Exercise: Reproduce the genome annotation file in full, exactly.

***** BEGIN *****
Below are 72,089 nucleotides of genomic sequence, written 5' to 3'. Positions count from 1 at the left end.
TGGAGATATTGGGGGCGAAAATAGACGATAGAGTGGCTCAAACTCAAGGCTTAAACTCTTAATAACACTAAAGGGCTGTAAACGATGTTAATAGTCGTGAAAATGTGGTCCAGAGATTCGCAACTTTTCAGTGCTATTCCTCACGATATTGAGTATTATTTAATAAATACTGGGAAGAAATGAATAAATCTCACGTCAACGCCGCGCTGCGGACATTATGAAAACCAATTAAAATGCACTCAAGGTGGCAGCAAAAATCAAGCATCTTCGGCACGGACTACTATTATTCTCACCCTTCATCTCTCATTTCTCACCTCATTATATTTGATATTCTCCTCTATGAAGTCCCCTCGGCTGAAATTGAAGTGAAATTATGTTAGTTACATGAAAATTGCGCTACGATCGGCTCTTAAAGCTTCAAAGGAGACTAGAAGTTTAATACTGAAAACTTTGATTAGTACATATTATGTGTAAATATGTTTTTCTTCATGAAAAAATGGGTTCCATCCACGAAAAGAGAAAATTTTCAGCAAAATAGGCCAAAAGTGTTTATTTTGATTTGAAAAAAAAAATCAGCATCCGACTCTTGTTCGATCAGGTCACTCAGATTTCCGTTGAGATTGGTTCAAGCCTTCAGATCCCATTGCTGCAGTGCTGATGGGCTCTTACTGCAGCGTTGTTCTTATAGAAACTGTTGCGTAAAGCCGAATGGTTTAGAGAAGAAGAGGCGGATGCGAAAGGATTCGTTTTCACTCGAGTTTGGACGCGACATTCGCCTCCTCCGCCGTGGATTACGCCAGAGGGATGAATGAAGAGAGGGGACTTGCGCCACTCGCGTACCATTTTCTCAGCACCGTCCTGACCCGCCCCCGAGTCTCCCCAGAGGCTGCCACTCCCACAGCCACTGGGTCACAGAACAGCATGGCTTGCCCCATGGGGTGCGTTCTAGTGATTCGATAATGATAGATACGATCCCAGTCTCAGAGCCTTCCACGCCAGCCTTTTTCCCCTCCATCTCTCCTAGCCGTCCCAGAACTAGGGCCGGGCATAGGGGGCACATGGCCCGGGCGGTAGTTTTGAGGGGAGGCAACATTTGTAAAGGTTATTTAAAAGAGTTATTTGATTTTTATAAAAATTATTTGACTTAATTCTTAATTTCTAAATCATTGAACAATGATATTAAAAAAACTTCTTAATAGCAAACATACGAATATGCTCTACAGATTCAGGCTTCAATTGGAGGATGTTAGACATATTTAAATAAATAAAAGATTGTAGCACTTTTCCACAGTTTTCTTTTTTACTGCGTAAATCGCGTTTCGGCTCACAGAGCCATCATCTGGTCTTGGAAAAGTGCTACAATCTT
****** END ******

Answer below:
Below are 72,089 nucleotides of genomic sequence, written 5' to 3'. Positions count from 1 at the left end.
TGGAGATATTGGGGGCGAAAATAGACGATAGAGTGGCTCAAACTCAAGGCTTAAACTCTTAATAACACTAAAGGGCTGTAAACGATGTTAATAGTCGTGAAAATGTGGTCCAGAGATTCGCAACTTTTCAGTGCTATTCCTCACGATATTGAGTATTATTTAATAAATACTGGGAAGAAATGAATAAATCTCACGTCAACGCCGCGCTGCGGACATTATGAAAACCAATTAAAATGCACTCAAGGTGGCAGCAAAAATCAAGCATCTTCGGCACGGACTACTATTATTCTCACCCTTCATCTCTCATTTCTCACCTCATTATATTTGATATTCTCCTCTATGAAGTCCCCTCGGCTGAAATTGAAGTGAAATTATGTTAGTTACATGAAAATTGCGCTACGATCGGCTCTTAAAGCTTCAAAGGAGACTAGAAGTTTAATACTGAAAACTTTGATTAGTACATATTATGTGTAAATATGTTTTTCTTCATGAAAAAATGGGTTCCATCCACGAAAAGAGAAAATTTTCAGCAAAATAGGCCAAAAGTGTTTATTTTGATTTGAAAAAAAAAATCAGCATCCGACTCTTGTTCGATCAGGTCACTCAGATTTCCGTTGAGATTGGTTCAAGCCTTCAGATCCCATTGCTGCAGTGCTGATGGGCTCTTACTGCAGCGTTGTTCTTATAGAAACTGTTGCGTAAAGCCGAATGGTTTAGAGAAGAAGAGGCGGATGCGAAAGGATTCGTTTTCACTCGAGTTTGGACGCGACATTCGCCTCCTCCGCCGTGGATTACGCCAGAGGGATGAATGAAGAGAGGGGACTTGCGCCACTCGCGTACCATTTTCTCAGCACCGTCCTGACCCGCCCCCGAGTCTCCCCAGAGGCTGCCACTCCCACAGCCACTGGGTCACAGAACAGCATGGCTTGCCCCATGGGGTGCGTTCTAGTGATTCGATAATGATAGATACGATCCCAGTCTCAGAGCCTTCCACGCCAGCCTTTTTCCCCTCCATCTCTCCTAGCCGTCCCAGAACTAGGGCCGGGCATAGGGGGCACATGGCCCGGGCGGTAGTTTTGAGGGGAGGCAACATTTGTAAAGGTTATTTAAAAGAGTTATTTGATTTTTATAAAAATTATTTGACTTAATTCTTAATTTCTAAATCATTGAACAATGATATTAAAAAAACTTCTTAATAGCAAACATACGAATATGCTCTACAGATTCAGGCTTCAATTGGAGGATGTTAGACATATTTAAATAAATAAAAGATTGTAGCACTTTTCCACAGTTTTCTTTTTTACTGCGTAAATCGCGTTTCGGCTCACAGAGCCATCATCTGGTCTTGGAAAAGTGCTACAATCTT